Ben Howlett is the National Chairman of Conservative Future
As David Willetts has said, this is a monumental u-turn. Since June last year, Ed Milliband has been promising to replace tuition fees with a graduate tax. Last June, he said a "graduate tax would replace upfront tuition fees…I want to consult widely before publishing detailed plans later this year". In September, he said he opposed "higher and higher tuition fees, which lead to higher and higher debts for people". And as recently as July this year he was still promising a graduate tax, telling Birmingham Mail readers: "I would like a system of graduate tax which is more related to ability to pay and also how much comes in from Government and the individual".
But now he decides he is in favour of doubling tuition fees from the level Labour left behind. In doing so, he has overturned one of the only concrete policies he had and conceded that the principles lying behind the Coalition’s policies were right all along.
The confusion doesn’t stop there. Alarm bells first rang when the Observer reported that Ed Miliband’s aides "stopped short" of promising to put his £6,000 fees policy in the next Labour manifesto. One shadow minister even said the policy should be seen as a "symbol" rather than a firm commitment. Then John Denham, responsible for the policy as Shadow Business Secretary, told the BBC Ed Miliband’s proposal was only an "interim position" and that, bizarrely, Labour’s policy is still to "move towards a graduate tax". Labour members attending conference must be scratching their heads wondering what Labour’s higher education policy actually is.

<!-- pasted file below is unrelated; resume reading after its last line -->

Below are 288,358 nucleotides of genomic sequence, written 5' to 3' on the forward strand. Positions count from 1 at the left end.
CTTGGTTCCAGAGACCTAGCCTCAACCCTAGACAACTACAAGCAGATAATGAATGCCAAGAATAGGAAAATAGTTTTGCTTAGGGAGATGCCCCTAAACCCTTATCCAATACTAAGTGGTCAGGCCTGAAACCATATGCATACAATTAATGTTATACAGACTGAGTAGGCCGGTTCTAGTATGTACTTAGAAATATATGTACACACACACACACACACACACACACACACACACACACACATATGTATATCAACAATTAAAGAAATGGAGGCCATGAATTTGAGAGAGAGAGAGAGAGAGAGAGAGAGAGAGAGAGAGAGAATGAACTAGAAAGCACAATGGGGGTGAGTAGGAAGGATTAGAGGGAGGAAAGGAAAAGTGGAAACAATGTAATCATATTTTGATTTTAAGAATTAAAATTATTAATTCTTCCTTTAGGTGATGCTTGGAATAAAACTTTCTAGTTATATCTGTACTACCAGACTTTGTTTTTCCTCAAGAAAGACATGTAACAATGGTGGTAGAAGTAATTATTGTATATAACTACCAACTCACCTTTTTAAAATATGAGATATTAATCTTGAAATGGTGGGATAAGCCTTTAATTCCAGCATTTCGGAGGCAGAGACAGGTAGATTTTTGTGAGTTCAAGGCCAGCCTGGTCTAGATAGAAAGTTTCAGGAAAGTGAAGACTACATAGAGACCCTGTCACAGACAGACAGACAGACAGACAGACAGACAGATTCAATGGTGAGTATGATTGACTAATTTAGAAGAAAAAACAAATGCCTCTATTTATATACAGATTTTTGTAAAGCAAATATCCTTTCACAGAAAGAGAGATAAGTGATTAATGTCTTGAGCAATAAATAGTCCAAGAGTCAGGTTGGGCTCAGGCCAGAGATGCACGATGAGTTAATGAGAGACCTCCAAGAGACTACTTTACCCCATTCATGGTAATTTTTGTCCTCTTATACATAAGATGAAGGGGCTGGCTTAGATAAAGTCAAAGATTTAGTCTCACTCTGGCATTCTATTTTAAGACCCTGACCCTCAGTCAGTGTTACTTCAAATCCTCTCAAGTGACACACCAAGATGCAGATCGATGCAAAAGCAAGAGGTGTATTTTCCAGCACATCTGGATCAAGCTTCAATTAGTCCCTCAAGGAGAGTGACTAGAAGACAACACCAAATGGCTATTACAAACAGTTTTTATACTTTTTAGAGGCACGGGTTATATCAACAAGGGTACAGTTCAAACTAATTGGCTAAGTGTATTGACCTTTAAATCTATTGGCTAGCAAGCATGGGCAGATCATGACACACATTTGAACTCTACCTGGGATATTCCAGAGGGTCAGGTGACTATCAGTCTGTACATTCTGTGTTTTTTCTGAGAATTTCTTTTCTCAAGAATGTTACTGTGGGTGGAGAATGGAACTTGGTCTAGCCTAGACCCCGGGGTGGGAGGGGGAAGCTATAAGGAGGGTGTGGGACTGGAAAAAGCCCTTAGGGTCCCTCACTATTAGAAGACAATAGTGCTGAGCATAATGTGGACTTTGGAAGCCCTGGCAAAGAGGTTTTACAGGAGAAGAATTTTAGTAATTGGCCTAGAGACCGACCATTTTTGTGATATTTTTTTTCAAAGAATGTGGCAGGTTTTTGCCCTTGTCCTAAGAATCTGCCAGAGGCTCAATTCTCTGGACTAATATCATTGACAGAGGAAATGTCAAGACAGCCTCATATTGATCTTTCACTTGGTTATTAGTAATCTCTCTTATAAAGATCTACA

Whether a £6,000 tuition fee cap is official Labour policy or not, it does not take long to realise their sums simply don’t add up. They say they will partly fund their policy by taxing the banks more. Yet we know that they have already made over £27 billion of spending commitments, such as cutting VAT and keeping child benefit for higher rate taxpayers, all supposedly funded by taxing the banks more. This is about ten times more than their proposed changes to bank taxes would actually raise.
Students should not be taken in by Labour’s posturing. A closer look at their "tuition fee cut" shows that, in fact, they are not proposing to reduce graduates’ monthly contributions at all. This means that their proposals would make absolutely no difference to lower earning graduates, most of whom will never pay the full nominal value of their "debt" regardless of whether the fee is £6,000 or £9,000. These students will continue to pay 9 per cent of their earnings over £21,000 until they reach the thirty-year cut-off point. It is only high earning graduates who will benefit – they will simply pay off their contribution sooner than they otherwise would. So in practice, Miliband’s £1 billion tuition fee policy delivers a massive tax cut to well-off graduates while doing nothing to help the poorest.
Weak leadership, confusion, sums that don’t add up, and a tax break for the rich – this is the truth about Ed Miliband’s flagship announcement. Students deserve better. They want to benefit from a well-funded and world-class university sector and it is now clearer than ever that Labour have nothing credible to offer them.